“They should be retested upon returning and go straight to the isolation unit where everybody's got protective equipment,” Garcia said.

The department, citing medical privacy laws, did not respond to questions about that case.

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Staff say the tests are in such short supply that symptomatic patients may be slipping through the cracks. As for employees who’ve shown symptoms, many have not been able to get tested in the community.

“You send me home. I call my doctor. They say self-quarantine,” Garcia said. “But I don’t know if I’ve actually had it or not, and if I am positive, I’ve exposed people at work. But we’ll never know who.”

While jails and prisons can confine inmates to their cells to avoid the spread of infection, the state hospitals — which also include Napa State Hospital, Coalinga State Hospital and Atascadero State Hospital on the Central Coast — cannot.

The vast majority of men and women confined in the state hospital system have been accused or convicted of crimes directly linked to their mental illness. Yet the hospitals are treatment facilities — not prisons — and patients move about freely in their units. Many employees, including psychiatric technicians, registered nurses, rehabilitation therapists and psychologists, interact closely with them daily.

Still, not all staff are taking precautions.

The hospitals only recently began issuing one surgical mask per day to all employees. Those can prevent the spread of contamination by the wearer. The N95 masks, which protect the wearer against outside infection, have been doled out more selectively to staff “working in higher risk situations” with patients known or suspected to be carrying the virus, state officials said.

Yet, according to interviews and internal emails shared by staff, wearing a surgical mask remains voluntary, except at Patton, where administrators last Thursday informed employees that a San Bernardino County public health order now requires it.

One clinician, who asked not to be named because management instructs employees not to speak to reporters, said that there were “a significant number of people who work at Patton who are not wearing masks, not wearing gloves, not practicing social distancing. People are sharing pens. You have people who are taking this extremely seriously working next to people who aren’t.”

That could prove tragic, as many patients are elderly and others have underlying health conditions due to medication side effects and poor self-care, among them obesity, diabetes and hepatitis C.

Jaime Garcia, who works at Coalinga State Hospital and is that facility’s president of the California Association of Psychiatric Technicians, said the workers he represents “are basically making a choice on whether they wear a mask or not.”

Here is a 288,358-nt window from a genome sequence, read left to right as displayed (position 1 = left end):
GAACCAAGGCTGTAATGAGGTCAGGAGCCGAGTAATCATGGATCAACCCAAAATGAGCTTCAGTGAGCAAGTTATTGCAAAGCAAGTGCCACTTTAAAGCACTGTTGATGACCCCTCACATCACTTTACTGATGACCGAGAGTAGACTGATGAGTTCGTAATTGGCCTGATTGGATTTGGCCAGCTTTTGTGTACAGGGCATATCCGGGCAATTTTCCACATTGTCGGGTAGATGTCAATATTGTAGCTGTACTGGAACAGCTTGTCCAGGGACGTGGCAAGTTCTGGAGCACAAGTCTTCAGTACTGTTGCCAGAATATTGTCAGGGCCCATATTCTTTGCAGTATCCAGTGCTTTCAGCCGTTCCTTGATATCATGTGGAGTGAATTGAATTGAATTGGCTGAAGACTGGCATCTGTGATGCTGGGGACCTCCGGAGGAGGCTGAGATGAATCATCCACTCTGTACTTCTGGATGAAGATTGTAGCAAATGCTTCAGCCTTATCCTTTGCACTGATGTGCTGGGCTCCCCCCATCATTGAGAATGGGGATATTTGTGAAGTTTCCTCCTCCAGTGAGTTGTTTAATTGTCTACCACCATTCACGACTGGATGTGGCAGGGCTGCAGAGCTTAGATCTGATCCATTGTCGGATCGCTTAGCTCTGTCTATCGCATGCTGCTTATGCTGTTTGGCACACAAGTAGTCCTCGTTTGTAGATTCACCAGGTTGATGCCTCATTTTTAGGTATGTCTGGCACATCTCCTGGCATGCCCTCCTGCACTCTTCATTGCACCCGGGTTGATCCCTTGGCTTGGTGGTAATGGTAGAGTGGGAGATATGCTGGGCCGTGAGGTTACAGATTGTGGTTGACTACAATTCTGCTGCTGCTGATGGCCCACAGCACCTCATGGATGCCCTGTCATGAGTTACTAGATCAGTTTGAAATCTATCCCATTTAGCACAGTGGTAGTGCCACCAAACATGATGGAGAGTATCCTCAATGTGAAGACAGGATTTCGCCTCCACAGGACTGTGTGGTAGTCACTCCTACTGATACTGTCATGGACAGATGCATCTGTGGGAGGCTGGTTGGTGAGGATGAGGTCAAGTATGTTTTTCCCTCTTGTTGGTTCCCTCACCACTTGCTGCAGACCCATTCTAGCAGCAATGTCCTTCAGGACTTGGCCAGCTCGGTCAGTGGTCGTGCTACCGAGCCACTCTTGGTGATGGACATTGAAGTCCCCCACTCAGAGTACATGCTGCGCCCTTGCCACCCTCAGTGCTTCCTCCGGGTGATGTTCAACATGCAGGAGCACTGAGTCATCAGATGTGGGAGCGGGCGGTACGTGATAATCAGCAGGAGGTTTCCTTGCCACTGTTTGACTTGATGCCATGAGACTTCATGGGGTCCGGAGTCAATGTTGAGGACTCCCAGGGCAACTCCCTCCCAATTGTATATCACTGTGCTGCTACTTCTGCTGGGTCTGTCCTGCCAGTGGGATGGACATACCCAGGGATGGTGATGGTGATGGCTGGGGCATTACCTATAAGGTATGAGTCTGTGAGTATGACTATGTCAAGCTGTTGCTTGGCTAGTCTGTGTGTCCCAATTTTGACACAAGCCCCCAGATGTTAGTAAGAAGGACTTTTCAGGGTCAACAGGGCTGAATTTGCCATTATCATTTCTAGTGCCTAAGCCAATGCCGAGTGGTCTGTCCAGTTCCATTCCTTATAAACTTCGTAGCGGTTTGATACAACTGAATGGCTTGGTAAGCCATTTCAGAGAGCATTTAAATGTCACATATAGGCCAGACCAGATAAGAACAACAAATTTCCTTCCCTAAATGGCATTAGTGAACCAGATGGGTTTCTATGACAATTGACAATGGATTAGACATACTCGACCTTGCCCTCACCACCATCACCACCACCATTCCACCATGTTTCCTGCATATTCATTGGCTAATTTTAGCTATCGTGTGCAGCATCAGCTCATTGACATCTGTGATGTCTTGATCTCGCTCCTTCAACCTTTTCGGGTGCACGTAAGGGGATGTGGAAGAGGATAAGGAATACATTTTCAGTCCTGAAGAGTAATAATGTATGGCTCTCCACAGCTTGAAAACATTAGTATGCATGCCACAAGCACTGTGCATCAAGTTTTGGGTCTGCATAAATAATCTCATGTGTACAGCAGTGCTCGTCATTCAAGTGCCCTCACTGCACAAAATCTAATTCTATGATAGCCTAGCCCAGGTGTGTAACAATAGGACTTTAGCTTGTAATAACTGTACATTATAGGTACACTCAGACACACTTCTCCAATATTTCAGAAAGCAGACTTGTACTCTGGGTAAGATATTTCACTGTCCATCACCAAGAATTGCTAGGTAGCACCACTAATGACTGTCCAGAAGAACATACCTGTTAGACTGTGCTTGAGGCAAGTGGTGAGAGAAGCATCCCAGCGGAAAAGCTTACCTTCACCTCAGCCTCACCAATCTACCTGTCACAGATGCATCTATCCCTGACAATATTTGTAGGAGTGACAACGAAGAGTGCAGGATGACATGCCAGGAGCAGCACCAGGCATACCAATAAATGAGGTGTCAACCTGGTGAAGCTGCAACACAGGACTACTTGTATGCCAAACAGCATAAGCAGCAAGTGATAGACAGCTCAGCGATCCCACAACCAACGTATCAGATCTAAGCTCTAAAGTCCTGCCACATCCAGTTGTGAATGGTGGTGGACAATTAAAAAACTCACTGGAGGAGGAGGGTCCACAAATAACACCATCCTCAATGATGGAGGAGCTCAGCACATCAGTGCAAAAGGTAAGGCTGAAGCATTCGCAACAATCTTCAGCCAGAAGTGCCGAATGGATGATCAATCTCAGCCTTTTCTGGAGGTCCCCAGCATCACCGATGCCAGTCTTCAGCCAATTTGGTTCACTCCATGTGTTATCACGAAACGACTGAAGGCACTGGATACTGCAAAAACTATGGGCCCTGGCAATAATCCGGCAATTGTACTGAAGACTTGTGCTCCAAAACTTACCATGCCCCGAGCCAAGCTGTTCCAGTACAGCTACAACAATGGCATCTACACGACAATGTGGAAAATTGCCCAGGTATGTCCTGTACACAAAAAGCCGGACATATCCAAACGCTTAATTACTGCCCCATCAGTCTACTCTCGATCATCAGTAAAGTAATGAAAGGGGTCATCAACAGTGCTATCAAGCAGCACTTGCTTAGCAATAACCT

Meanwhile, he said, employees concerned that existing supplies won't last have been buying or making their own. Paul Hannula, the union’s chapter president at Atascadero State Hospital, said his wife, also a psychiatric technician, has also been making hand sanitizer at home at night to bring behind the gates.

“We are doing everything we can, all day, every day since this started to make it as safe as possible for our members,” Hannula said.

For the loved ones of patients inside the system, the uncertainty of the past few weeks has felt like forever.

“There are so many families going bananas right now because we haven’t been able to see our kids, to keep them going while they’re in there,” said Hernandez, the respiratory therapist, who asked that his son not be named to protect his medical privacy.

Instead of the three to four visits a week, complete with picnic lunches, the family must now rely on phone calls.

He told his dad that each unit gets yard time alone now, with plenty of space. But inside, social distancing isn’t happening, for patients or most staff. Treatment groups and most patient jobs have been suspended. Still, he’s doing OK.

“I like to play guitar on the unit, I like to exercise, I like to read books,” he said.

But the changes have been hard on other patients. One friend, he said, “Used to be kind of like a busy person. He has a job, but now he’s doing nothing and he’s staring at the ceiling on his bed and talking to himself. I didn’t expect him to decompensate the way he has.”

Hernandez said his son’s treatment team recommended him for release a full year ago, though he’s still awaiting acceptance to a conditional release program.

“As the family members, we want our kids out of there that don’t need to be in there,” he said, “just like what’s happening in the criminal justice system, in the jails and so on.”